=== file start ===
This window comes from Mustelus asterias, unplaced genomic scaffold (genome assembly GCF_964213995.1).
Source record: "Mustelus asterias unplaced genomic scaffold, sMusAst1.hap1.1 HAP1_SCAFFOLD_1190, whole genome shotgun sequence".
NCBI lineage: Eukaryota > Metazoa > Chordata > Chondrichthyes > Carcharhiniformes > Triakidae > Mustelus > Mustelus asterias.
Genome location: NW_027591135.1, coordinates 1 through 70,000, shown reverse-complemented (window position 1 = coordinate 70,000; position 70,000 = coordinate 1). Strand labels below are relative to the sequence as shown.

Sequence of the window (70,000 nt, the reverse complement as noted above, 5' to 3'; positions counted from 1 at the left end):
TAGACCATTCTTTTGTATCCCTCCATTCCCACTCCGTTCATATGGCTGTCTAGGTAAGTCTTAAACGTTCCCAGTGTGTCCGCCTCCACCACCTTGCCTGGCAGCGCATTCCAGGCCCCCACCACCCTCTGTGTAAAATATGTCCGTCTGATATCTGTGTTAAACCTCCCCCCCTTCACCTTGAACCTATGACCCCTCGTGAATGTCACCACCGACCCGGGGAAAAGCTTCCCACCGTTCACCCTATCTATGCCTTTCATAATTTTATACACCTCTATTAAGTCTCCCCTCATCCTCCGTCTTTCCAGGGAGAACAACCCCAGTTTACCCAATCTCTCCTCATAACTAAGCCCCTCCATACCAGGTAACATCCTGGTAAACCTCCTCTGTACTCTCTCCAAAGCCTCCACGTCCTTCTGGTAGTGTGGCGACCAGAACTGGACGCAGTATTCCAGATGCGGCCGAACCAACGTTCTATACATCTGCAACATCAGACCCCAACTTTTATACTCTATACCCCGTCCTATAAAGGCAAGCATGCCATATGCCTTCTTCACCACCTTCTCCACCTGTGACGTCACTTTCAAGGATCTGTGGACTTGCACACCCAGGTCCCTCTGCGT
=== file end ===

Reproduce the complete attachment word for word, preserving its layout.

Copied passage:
This window comes from Mustelus asterias, unplaced genomic scaffold (genome assembly GCF_964213995.1).
Source record: "Mustelus asterias unplaced genomic scaffold, sMusAst1.hap1.1 HAP1_SCAFFOLD_1190, whole genome shotgun sequence".
NCBI lineage: Eukaryota > Metazoa > Chordata > Chondrichthyes > Carcharhiniformes > Triakidae > Mustelus > Mustelus asterias.
Genome location: NW_027591135.1, coordinates 1 through 70,000, shown reverse-complemented (window position 1 = coordinate 70,000; position 70,000 = coordinate 1). Strand labels below are relative to the sequence as shown.

Sequence of the window (70,000 nt, the reverse complement as noted above, 5' to 3'; positions counted from 1 at the left end):
TAGACCATTCTTTTGTATCCCTCCATTCCCACTCCGTTCATATGGCTGTCTAGGTAAGTCTTAAACGTTCCCAGTGTGTCCGCCTCCACCACCTTGCCTGGCAGCGCATTCCAGGCCCCCACCACCCTCTGTGTAAAATATGTCCGTCTGATATCTGTGTTAAACCTCCCCCCCTTCACCTTGAACCTATGACCCCTCGTGAATGTCACCACCGACCCGGGGAAAAGCTTCCCACCGTTCACCCTATCTATGCCTTTCATAATTTTATACACCTCTATTAAGTCTCCCCTCATCCTCCGTCTTTCCAGGGAGAACAACCCCAGTTTACCCAATCTCTCCTCATAACTAAGCCCCTCCATACCAGGTAACATCCTGGTAAACCTCCTCTGTACTCTCTCCAAAGCCTCCACGTCCTTCTGGTAGTGTGGCGACCAGAACTGGACGCAGTATTCCAGATGCGGCCGAACCAACGTTCTATACATCTGCAACATCAGACCCCAACTTTTATACTCTATACCCCGTCCTATAAAGGCAAGCATGCCATATGCCTTCTTCACCACCTTCTCCACCTGTGACGTCACTTTCAAGGATCTGTGGACTTGCACACCCAGGTCCCTCTGCGT